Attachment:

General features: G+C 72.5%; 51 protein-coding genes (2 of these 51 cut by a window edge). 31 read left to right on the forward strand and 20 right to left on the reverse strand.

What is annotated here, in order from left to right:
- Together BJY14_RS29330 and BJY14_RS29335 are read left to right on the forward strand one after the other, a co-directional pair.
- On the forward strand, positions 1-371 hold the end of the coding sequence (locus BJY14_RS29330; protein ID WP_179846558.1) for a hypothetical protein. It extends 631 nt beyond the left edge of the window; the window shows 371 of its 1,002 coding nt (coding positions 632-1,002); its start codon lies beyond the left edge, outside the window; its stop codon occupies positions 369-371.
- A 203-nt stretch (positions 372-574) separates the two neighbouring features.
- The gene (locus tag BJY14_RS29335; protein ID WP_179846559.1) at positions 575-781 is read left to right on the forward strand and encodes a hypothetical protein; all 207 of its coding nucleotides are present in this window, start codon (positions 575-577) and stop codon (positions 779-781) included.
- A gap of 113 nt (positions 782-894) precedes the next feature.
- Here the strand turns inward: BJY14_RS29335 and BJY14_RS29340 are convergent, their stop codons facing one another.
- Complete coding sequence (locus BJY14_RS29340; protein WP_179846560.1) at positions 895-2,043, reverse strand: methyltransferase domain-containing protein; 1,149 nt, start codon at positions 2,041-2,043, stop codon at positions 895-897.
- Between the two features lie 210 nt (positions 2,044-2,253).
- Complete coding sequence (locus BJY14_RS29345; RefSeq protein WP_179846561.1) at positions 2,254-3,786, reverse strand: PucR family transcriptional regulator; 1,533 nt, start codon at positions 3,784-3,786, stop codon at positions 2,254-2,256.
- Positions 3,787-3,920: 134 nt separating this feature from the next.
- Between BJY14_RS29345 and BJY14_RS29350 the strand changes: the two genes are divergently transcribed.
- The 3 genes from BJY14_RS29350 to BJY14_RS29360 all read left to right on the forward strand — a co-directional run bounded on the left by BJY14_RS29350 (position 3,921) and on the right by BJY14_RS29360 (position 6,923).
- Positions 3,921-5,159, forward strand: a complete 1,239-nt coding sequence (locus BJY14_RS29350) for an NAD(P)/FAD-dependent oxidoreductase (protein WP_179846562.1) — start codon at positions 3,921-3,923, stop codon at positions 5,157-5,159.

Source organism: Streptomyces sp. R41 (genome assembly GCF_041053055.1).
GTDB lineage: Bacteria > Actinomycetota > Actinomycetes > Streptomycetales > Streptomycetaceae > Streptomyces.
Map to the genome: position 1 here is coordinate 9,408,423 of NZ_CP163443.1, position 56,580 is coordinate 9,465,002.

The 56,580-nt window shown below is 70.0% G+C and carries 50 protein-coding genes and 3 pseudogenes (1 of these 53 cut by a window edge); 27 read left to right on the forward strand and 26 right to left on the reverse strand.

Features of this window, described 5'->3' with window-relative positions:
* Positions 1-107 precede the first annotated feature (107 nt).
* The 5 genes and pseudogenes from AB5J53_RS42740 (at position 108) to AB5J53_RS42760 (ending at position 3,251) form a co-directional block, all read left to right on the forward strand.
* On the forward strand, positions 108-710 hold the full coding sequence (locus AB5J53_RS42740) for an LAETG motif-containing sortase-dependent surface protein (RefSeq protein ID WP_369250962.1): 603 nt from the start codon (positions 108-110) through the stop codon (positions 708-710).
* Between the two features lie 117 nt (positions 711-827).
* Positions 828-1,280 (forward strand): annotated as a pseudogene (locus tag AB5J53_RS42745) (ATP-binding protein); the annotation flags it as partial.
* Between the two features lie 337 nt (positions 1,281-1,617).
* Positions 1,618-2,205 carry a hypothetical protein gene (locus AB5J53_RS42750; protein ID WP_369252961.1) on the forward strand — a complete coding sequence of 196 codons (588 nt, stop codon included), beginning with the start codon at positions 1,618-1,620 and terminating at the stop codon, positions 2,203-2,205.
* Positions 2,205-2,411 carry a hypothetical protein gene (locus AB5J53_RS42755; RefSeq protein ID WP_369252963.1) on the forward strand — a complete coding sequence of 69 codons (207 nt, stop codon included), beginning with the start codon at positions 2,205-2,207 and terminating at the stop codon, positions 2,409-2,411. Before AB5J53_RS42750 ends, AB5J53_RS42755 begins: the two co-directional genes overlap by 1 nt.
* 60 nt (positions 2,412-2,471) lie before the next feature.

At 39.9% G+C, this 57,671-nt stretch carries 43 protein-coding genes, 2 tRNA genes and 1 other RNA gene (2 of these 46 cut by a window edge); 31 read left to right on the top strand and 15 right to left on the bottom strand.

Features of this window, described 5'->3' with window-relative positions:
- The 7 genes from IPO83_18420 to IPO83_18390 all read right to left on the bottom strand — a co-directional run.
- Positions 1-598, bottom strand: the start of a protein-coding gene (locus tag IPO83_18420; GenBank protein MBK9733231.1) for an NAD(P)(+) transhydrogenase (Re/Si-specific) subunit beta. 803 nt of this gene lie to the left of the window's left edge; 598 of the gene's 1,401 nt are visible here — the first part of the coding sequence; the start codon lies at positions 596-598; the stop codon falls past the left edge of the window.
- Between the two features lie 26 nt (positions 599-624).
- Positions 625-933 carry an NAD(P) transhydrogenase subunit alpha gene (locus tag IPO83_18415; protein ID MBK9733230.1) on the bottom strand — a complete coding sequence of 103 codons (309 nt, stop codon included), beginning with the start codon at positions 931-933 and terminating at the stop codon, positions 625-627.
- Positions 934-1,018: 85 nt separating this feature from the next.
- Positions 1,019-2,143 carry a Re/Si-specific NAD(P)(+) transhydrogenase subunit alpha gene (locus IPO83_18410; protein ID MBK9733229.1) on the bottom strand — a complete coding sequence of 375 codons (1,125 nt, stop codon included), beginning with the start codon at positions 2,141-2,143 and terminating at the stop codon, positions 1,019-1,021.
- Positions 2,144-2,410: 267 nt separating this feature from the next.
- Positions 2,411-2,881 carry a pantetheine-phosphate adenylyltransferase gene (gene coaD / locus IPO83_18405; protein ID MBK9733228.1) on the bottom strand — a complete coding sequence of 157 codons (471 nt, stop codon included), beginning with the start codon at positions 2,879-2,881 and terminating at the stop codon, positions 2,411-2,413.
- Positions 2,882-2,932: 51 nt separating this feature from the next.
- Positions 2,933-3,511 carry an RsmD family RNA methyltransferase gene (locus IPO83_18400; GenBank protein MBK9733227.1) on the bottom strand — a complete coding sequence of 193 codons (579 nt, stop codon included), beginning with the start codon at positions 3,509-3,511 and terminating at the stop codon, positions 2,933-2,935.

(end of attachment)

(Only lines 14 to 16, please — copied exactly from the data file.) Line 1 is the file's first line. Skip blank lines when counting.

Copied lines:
- The 3 genes from BJY14_RS29350 to BJY14_RS29360 all read left to right on the forward strand — a co-directional run bounded on the left by BJY14_RS29350 (position 3,921) and on the right by BJY14_RS29360 (position 6,923).
- Positions 3,921-5,159, forward strand: a complete 1,239-nt coding sequence (locus BJY14_RS29350) for an NAD(P)/FAD-dependent oxidoreductase (protein WP_179846562.1) — start codon at positions 3,921-3,923, stop codon at positions 5,157-5,159.

Source organism: Streptomyces sp. R41 (genome assembly GCF_041053055.1).